Scripta User Guide

Asciidoc 101

In this section we discuss the bare minimum that you need for common writing tasks — in-line formatting such as bold-face and italic, dividing your document into sections, making lists, cross-references, etc. To begin writing, just go for it; write like you would write an email. To make a paragraph, add one or more blank lines before it.

Note
Be sure to start your paragraph at the left margin, with no leading space.

In-line formatting

bold-face

Write bold-face text like this: *bold-face text*.

italic

Write italic text like this: _italic text_.

bold-italic

To get this, write *_get this_*.

highlighted text

To make your text look like this, write it like this:

#make your text look like this#

monospace

To obtain mono-spaced text, write

`mono-spaced text`

hyperlinks

References to a web site can be inserted verbatim, as in

or they can be "dressed up", as in this example:

For a dressed-up link, add a title in brackets right after the URL:

https://en.wikipedia.org/wiki/Prime_number_theorem[Prime Number Theorem]

Structure

sections

Precede a section heading by ==, a subsection heading by ===, and so on, like this:

== Introduction

== Conservation Laws

=== Energy

=== Momentum

Be sure to start the = right at the left margin. To automatically number sections, put the code

   :sectnums:

before the first section to be automatically numbered. To turn automatic numbering off, insert the code

   :!sectnums:

numbered lists

Here is a numbered list

  1. Eggs

  2. Bacon

  3. Strawberry Jam

    You write it like this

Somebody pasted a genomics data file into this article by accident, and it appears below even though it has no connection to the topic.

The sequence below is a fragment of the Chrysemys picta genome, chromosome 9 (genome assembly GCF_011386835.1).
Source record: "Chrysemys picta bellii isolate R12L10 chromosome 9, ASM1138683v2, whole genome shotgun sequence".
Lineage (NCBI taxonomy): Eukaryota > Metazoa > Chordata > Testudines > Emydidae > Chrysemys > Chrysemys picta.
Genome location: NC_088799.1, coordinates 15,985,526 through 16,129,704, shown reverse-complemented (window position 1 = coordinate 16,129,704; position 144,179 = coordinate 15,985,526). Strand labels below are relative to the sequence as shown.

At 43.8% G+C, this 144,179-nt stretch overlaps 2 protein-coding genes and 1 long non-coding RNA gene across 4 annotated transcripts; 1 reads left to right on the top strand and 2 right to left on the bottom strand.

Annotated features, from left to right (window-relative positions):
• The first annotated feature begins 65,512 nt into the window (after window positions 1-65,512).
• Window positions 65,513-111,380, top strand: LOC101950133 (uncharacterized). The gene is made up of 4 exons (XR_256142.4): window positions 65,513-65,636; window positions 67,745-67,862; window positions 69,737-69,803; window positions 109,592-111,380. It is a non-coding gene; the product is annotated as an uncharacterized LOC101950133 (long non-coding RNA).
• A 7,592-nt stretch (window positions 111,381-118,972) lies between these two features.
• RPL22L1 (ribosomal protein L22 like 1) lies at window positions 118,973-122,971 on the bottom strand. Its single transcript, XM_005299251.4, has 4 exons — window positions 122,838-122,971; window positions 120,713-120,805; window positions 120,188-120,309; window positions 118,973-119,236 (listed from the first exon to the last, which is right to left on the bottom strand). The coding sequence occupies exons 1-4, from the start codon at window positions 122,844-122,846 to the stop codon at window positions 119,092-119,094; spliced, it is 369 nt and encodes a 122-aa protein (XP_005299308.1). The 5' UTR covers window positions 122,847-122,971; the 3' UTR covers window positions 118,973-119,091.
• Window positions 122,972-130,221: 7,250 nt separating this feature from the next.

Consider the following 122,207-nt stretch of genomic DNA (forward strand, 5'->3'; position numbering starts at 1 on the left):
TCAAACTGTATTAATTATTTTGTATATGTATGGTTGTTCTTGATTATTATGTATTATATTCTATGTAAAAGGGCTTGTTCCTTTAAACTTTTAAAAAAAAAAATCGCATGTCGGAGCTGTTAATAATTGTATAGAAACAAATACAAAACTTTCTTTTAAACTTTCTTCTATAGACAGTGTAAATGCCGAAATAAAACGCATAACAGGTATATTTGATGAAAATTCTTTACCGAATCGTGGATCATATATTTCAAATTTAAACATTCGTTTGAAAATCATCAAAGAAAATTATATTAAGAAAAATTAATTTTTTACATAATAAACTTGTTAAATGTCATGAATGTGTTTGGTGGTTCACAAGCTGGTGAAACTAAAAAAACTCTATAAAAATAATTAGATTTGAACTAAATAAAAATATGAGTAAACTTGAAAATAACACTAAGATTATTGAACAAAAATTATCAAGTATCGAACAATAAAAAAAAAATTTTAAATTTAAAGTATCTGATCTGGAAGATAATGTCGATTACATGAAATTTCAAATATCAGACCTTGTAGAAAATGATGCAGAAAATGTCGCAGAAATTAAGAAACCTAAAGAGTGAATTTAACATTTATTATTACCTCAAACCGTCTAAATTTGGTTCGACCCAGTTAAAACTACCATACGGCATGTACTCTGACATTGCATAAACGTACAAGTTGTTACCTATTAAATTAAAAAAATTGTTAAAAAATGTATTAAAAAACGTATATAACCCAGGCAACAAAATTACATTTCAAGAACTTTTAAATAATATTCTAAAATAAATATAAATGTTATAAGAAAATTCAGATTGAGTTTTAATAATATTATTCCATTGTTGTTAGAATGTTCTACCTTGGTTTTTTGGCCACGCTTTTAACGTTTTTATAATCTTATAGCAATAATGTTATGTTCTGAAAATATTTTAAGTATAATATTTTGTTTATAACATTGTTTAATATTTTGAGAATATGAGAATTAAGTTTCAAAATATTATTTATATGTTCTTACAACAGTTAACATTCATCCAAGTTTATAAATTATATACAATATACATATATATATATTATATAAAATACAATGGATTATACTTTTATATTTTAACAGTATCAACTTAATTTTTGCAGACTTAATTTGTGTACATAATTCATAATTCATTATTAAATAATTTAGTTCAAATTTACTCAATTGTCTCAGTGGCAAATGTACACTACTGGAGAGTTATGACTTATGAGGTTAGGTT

. Eggs
    . Bacon
    . Strawberry Jam

    Each item begins with a dot at the left margin.

itemized lists

Here is an itemized list

  • Eggs

  • Bacon

  • Strawberry Jam

You write it like this

* Eggs
* Bacon
* Strawberry Jam

Note. There is a formatting bug the prevents the bullets from being shown. — I will correct this as soon as possible.  — Jim

Verbatim text

Verbatim text is "as-is" text with no formatting. Here is an example:

This
  is verbatim
        text!

It appears exactly as written and is rendered in a font different rom that in the main text. One way of writing a paragraph of verbatim text is to begin the first line with a space. Sometimes this is want you want to do, but often it happens by accident. If your rendered doesn’t looks odd, you probably started it with a space.

Another way of writing verbatim tex is to write a block of text "fenced-in" by the code ----:

  ----
  This is
         verbatim       text
  Cool!
        Yeah!!
  ----

Definitely useful for writing computer code and avant-garde poetry.

Warning
Be sure to "balance" codes like ----. If you write the "opening code", you must balance it with a second, "closing code". Just like with parentheses. If you don’t do this, you will have to debug your text.

Media

images

Images can be uploaded to Scripta by clicking on the image%3A%3A3b37d6af577a7fe2a272 image black icon. When you upload an image, its ID number will appear next to the image%3A%3A3b37d6af577a7fe2a272 image black icon. Place your cursor where you want to place the image, then click on the ID number. You can also search the image database for images to use. The image below was inserting by writing image ::458[]

894252393 original

There are many ways to control formatting, e.g.,

image ::458[width=200],   image ::458[float=left],   etc.

audio

Audio is treated in the same way. Thus the code

audio ::56[]

renders as

This is an excerpt from Chopin’s posthumous Nocturne n C# minor.

video

Video is uploaded in the same way as images using the image%3A%3A3b37d6af577a7fe2a272 image black tool. Thus the code

video ::22[]

renders as

This video, which represents a random process in two space dimensions and two dimensions of color, was created using Processing, a computer language for producing still and moving images.

YouTube

To insert a Youtube video, get its embed code, e.g. EsTgr-n53Ow?, then insert like this

video ::EsTgr-n53Ow?[youtube, width=575,height=350]

Here is the result:

Merkin Concert Hall, February 9, 2014

Sonata for Cello and Piano, by George Oakley
Jay Campbell, Cello, Inga Kashakashvili, Piano

Vimeo

The same principles apply to videos on Vimeo. To place the video below,

use

video ::111593305[vimeo]

Documents not found.